When Going Out on the Town Becomes a Pain in the ….

by Suzanne Calvin

“The Stage,” a British publication devoted to…well, obviously…the theatre (with an ‘re’), has a rather interesting story of a marketing outfit that used focus groups to determine why London’s West End theaters are having such a hard time attracting and keeping audiences.  The essential reason is: pain.  It seems that tushes – both foreign and domestic – are decidedly uncomfortable in London’s antiquated facilities.

Lousy, uncomfortable seats…terrible legroom…interminable lines for the ladies room…Sound familiar?

While our move into the phenomenal Margot and Bill Winspear Opera House at the Dallas Center for the Performing Arts should end those complaints once and for all, I’m still curious to know: just how important is physical comfort to your overall opera experience?  Can a cramped seat overwhelm an otherwise terrific performance?

I’d love to hear your anecdotes.

(Image from sixthstreetmelodrama.com)

Suzanne Calvin, Assoc. Dir. of Marketing, The Dallas Opera

3 Responses to When Going Out on the Town Becomes a Pain in the ….

Karen Almond says: September 10, 2009 at 10:55 am

I took a tour of the Winspear last week with a friend of mine, Carol Allen, who is working on the project for Theatre Projects Consultants. She is a seating specialist who worked on the Meyerson 20 years ago, and now is working on the Winspear.
I tagged along during the seating inspection, which requires a warm body to sit in every seat in the house, while another consultant takes notes on anything that needs attention. The discussion was fascinating- with lots of emphasis on site lines. In fact, TPC influenced the project architect to slope the seating tiers from the highpoint in middle at the back of the house, downward to both sides at the front. This allows for better site lines on the sides, so that a person will not need to lean so far forward in their chair to see.
I even got to test drive the seats- covered in a dark gray suede like fabric, with ventilation holes for breathability. There was plenty of leg room, and a firm, yet comfortable feel to the cushions, with no leaning back like the seats at the Music Hall. We are in for a treat- with no distractions from uncomfortable seats in the new house!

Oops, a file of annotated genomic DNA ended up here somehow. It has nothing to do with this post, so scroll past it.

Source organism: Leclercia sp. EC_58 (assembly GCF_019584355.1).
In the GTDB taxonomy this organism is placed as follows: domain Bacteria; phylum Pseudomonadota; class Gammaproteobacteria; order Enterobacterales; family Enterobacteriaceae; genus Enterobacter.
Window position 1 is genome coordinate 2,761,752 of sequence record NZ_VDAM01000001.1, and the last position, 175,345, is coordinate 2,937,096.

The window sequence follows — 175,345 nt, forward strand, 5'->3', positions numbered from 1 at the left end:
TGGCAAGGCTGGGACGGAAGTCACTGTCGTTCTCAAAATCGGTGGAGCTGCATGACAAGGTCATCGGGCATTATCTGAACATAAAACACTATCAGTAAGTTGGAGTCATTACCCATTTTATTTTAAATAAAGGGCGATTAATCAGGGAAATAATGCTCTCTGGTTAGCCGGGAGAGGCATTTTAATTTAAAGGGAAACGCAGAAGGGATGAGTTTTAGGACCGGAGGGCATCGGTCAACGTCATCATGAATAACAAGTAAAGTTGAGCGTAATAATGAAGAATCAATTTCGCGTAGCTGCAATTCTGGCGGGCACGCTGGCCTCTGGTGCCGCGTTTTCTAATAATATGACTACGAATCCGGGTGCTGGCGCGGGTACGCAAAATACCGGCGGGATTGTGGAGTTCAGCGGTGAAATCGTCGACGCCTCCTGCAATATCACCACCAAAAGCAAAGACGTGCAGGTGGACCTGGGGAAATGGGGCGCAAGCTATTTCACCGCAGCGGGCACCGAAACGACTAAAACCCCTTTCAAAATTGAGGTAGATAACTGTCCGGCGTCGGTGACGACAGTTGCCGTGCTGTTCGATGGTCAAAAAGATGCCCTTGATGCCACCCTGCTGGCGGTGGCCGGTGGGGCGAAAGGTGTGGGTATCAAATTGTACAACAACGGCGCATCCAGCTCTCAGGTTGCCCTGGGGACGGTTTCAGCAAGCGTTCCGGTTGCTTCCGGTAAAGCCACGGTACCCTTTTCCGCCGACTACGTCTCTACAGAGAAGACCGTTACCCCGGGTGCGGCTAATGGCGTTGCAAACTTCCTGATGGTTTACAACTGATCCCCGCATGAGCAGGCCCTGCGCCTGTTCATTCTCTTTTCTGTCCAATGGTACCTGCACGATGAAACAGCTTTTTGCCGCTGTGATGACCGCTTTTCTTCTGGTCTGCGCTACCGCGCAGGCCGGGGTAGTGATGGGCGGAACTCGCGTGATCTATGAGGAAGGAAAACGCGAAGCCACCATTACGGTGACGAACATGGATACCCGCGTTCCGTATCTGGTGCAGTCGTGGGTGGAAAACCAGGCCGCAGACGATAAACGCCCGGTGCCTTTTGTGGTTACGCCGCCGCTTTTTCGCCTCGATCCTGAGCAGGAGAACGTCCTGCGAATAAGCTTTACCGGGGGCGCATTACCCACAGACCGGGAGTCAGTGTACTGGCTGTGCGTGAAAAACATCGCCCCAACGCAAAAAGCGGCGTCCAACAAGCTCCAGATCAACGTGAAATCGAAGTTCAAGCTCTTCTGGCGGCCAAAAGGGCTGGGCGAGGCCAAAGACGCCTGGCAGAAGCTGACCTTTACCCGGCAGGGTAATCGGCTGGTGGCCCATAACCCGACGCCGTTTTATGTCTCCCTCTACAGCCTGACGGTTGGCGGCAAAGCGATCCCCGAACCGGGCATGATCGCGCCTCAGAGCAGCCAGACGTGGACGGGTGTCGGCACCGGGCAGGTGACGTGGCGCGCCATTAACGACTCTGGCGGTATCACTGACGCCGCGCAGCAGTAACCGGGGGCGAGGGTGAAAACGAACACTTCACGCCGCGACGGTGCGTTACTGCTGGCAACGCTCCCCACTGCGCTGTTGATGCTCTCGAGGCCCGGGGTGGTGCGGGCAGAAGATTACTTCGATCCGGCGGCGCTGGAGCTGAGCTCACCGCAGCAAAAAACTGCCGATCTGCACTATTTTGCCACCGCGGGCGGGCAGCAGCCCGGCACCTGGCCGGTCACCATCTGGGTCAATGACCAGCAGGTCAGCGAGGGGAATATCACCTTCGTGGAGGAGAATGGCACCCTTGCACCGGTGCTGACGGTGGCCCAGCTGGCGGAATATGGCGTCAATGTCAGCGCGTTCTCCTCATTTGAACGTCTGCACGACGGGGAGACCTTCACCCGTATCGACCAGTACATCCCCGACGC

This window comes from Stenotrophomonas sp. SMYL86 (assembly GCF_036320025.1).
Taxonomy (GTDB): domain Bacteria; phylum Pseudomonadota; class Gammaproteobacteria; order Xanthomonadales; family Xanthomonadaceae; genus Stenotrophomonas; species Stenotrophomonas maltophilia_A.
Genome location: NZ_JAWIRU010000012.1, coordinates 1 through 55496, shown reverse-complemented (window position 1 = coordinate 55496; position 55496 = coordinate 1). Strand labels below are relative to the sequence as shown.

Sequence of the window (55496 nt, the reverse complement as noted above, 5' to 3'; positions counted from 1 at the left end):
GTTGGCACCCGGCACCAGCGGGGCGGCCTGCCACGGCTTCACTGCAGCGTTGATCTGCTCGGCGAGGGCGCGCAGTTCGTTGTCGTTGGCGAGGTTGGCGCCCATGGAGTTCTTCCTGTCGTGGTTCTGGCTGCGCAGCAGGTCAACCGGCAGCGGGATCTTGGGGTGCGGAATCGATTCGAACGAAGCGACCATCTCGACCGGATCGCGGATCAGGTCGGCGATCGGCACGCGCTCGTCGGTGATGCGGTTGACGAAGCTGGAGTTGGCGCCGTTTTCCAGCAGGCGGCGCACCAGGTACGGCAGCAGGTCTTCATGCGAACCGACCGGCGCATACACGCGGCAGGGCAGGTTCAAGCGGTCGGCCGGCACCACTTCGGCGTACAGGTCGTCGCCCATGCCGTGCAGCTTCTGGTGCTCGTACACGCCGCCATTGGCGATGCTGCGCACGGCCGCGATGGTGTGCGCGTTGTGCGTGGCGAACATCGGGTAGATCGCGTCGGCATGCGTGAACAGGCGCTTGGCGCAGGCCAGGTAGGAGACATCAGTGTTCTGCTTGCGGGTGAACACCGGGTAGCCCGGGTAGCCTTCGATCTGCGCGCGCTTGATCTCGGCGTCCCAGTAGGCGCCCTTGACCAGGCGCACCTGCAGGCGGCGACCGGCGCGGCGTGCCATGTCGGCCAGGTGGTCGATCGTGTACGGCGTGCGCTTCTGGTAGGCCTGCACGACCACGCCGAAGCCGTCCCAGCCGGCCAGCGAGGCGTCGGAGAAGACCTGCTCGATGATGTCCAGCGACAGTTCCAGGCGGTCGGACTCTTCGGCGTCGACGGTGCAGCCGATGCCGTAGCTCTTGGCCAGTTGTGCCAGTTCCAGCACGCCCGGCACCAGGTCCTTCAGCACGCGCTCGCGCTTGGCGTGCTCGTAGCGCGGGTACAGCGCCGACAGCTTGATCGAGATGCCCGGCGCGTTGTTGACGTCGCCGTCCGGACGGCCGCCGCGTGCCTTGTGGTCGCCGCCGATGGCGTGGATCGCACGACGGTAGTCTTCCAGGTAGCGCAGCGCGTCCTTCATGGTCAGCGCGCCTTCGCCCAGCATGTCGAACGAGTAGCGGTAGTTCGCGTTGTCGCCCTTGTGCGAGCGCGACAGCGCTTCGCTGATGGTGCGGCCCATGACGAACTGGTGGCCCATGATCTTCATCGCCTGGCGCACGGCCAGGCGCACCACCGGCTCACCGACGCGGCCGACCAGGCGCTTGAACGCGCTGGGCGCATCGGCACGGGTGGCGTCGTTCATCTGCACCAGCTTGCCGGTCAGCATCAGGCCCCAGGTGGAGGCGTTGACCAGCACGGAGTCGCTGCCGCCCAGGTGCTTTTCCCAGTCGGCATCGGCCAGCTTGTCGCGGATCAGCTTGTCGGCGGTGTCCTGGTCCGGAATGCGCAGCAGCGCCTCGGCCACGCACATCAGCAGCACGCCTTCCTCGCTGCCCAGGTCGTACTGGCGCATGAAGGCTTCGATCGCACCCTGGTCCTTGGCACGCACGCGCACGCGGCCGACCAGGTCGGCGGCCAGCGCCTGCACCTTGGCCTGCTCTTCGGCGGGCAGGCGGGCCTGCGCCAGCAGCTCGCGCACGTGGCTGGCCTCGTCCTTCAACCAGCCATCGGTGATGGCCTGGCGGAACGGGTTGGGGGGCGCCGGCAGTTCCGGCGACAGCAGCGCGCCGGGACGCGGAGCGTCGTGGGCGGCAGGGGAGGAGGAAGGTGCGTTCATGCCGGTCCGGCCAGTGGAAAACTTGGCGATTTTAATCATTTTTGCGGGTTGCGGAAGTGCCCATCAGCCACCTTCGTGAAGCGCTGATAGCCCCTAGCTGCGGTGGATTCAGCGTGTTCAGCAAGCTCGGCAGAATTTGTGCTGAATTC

Candice says: August 17, 2009 at 7:14 pm

Hard wooden or plastic chairs will leave me concentrating on shifting comfortable positions and distract me from the program. However, if you put lazy-boys out there… my husband WILL fall asleep. There has to be a happy medium.

I also agree with Gwen 100% on the sound issue though. With this audience, I can leave uncomfortable and distracted but still enjoying myself. If the sound is bad, really whats the point?

Interesting post.

Gwen Dixie says: July 22, 2009 at 5:26 pm

I was an opera season ticket holder for Houston Grand Opera for the years I lived there. If you ever dared to change your season tickets you were routinely given the most undesirable, unsaleable, seat in the house. That how I came to be seated in the crow’s nest. The seats were stacked on top of each other almost requiring a yoga pose to sit in. With my arm I reached across my husband’s back and put my hand around hairy flesh. In that quick way your mind works I wondered why his arm was bare. Then I realized I had my hand around and was feeling someone’s ankle. I looked back to see a tall, long legged man almost levitating from his seat right behind my husband.

Worse part was that my husband had just recognized and spoken to him; he was a business acquaintance. I always wondered if he thought an old lady was making a pass at him.

I learned that the best seat for me in Jones Hall was the last row on the first floor. I could lean in or out and not worry about anyone behind me. I also figet so I didn’t have to worry about inconveniencing anyone behind me.

I must say that I’ve put up with some bad seats in old theaters in London and New York and have occassionally requested a change when it was too broken down.

Comfort counts, but I also like that “hey, Mickey, let’s put on a show” feeling you get in second string theaters, or black box theaters. They’re not pretending to be anything they’re not and you don’t have to have a good seat to sit on every time. The one thing that will make me get up and leave is bad, or blurry sound. The Fair Park show of Dame Edna was terrible for that reason. I once heard part of a music concert in McFarland (SMU) that was so loud I left. They usually played in rock concerts venues and overwhelmed a small auditorium.